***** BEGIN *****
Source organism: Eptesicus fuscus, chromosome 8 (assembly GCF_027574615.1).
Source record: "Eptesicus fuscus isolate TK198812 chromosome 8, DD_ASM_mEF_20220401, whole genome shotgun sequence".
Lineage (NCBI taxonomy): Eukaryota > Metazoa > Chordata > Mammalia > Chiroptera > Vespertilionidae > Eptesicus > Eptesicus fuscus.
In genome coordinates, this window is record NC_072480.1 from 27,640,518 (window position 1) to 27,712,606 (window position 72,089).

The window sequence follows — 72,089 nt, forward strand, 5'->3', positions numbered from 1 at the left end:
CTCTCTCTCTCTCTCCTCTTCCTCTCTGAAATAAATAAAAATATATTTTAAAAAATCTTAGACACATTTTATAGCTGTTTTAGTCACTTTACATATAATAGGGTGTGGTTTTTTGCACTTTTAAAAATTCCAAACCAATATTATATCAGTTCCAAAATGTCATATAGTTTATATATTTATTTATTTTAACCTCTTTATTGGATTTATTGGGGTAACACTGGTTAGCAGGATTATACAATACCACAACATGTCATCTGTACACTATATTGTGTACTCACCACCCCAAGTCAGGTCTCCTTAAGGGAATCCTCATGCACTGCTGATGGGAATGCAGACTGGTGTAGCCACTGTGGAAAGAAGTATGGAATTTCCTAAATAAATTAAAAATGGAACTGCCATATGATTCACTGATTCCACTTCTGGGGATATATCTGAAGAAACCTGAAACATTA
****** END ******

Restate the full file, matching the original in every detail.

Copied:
Source organism: Eptesicus fuscus, chromosome 8 (assembly GCF_027574615.1).
Source record: "Eptesicus fuscus isolate TK198812 chromosome 8, DD_ASM_mEF_20220401, whole genome shotgun sequence".
Lineage (NCBI taxonomy): Eukaryota > Metazoa > Chordata > Mammalia > Chiroptera > Vespertilionidae > Eptesicus > Eptesicus fuscus.
In genome coordinates, this window is record NC_072480.1 from 27,640,518 (window position 1) to 27,712,606 (window position 72,089).

The window sequence follows — 72,089 nt, forward strand, 5'->3', positions numbered from 1 at the left end:
CTCTCTCTCTCTCTCCTCTTCCTCTCTGAAATAAATAAAAATATATTTTAAAAAATCTTAGACACATTTTATAGCTGTTTTAGTCACTTTACATATAATAGGGTGTGGTTTTTTGCACTTTTAAAAATTCCAAACCAATATTATATCAGTTCCAAAATGTCATATAGTTTATATATTTATTTATTTTAACCTCTTTATTGGATTTATTGGGGTAACACTGGTTAGCAGGATTATACAATACCACAACATGTCATCTGTACACTATATTGTGTACTCACCACCCCAAGTCAGGTCTCCTTAAGGGAATCCTCATGCACTGCTGATGGGAATGCAGACTGGTGTAGCCACTGTGGAAAGAAGTATGGAATTTCCTAAATAAATTAAAAATGGAACTGCCATATGATTCACTGATTCCACTTCTGGGGATATATCTGAAGAAACCTGAAACATTA